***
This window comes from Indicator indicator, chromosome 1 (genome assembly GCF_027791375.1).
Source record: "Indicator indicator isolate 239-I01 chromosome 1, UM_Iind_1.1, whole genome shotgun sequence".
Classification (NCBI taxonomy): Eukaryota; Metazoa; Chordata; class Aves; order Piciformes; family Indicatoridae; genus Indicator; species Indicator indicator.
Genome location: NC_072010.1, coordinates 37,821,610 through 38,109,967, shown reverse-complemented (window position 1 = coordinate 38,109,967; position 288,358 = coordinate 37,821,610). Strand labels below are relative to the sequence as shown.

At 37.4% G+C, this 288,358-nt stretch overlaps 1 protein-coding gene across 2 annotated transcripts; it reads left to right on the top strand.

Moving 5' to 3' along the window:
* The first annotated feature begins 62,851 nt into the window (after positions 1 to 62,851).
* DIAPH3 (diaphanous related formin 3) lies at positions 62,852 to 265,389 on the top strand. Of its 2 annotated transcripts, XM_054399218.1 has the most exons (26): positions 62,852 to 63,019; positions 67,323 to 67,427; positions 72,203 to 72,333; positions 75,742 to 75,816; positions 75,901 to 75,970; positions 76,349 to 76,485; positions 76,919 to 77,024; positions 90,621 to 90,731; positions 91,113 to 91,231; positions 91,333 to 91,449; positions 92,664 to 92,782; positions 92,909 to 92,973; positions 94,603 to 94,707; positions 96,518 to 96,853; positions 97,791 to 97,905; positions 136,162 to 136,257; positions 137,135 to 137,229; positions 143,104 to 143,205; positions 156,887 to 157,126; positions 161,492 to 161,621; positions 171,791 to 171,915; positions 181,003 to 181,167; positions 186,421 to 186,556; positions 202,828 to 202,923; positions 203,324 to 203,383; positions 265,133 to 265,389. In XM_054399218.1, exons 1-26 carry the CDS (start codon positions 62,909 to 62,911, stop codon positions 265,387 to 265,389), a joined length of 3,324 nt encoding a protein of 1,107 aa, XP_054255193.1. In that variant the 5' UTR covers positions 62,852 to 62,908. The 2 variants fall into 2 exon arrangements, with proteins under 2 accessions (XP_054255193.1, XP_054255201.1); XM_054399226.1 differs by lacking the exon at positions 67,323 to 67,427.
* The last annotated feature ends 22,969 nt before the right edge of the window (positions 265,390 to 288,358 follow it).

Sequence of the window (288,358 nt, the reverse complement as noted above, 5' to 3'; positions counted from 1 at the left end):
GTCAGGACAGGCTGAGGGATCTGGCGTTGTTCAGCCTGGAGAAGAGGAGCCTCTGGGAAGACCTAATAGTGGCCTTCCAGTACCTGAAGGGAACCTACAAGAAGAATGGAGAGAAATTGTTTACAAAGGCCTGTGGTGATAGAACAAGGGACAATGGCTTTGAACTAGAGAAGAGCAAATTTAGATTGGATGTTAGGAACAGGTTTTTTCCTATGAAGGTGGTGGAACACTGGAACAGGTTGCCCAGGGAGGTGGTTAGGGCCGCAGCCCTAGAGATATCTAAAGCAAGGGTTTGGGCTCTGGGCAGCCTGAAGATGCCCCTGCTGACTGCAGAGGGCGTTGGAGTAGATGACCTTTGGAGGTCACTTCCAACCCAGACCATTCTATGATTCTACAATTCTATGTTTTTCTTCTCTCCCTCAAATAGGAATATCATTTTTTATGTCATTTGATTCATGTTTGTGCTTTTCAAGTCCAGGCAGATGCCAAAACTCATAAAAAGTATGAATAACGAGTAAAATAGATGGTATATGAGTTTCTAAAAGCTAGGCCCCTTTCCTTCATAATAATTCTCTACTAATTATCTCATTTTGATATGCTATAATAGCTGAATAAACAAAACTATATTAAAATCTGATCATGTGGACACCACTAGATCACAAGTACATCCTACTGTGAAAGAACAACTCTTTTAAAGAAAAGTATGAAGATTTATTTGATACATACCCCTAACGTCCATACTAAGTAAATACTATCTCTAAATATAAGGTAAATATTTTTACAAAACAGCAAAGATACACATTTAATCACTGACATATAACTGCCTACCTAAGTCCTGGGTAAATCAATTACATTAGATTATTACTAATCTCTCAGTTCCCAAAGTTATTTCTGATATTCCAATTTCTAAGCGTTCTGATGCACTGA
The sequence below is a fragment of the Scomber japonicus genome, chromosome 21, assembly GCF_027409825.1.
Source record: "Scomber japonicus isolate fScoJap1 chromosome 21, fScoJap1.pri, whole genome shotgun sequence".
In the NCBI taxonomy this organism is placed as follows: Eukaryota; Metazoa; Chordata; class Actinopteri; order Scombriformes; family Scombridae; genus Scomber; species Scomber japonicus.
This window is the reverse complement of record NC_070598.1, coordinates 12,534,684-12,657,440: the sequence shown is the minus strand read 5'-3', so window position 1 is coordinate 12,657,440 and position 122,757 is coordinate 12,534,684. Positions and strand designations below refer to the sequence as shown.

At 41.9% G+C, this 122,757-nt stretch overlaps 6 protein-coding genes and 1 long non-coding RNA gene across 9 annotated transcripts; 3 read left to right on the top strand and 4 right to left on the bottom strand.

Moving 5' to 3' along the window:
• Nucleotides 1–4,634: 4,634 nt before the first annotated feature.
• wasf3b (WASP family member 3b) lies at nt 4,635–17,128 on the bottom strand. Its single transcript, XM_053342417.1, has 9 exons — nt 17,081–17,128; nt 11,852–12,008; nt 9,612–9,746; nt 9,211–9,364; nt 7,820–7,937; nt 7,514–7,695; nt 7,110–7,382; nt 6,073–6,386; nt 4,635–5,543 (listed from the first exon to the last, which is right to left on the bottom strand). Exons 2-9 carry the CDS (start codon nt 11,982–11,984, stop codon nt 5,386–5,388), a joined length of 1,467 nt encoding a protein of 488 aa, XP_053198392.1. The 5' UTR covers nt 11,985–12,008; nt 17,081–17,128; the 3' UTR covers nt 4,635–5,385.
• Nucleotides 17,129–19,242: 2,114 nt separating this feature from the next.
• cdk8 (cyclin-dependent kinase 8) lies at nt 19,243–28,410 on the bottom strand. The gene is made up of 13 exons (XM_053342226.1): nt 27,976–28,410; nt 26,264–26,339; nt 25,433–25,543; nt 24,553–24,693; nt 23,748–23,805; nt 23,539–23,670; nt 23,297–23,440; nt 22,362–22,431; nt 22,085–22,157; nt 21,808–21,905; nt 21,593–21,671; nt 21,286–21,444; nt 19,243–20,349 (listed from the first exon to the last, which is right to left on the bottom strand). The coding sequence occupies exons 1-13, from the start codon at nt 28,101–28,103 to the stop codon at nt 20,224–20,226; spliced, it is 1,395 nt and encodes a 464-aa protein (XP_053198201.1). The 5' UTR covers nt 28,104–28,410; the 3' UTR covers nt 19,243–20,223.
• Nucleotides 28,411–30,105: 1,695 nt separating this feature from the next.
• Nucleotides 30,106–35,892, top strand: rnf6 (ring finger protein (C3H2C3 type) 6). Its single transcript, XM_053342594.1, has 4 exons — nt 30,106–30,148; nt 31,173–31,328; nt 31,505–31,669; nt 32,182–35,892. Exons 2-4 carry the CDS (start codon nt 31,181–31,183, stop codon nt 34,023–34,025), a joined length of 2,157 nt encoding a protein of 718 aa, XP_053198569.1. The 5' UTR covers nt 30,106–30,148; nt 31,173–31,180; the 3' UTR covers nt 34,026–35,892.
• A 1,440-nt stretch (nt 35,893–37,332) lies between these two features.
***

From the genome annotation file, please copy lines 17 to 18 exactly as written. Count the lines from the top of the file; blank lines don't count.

Moving 5' to 3' along the window:
• Nucleotides 1–4,634: 4,634 nt before the first annotated feature.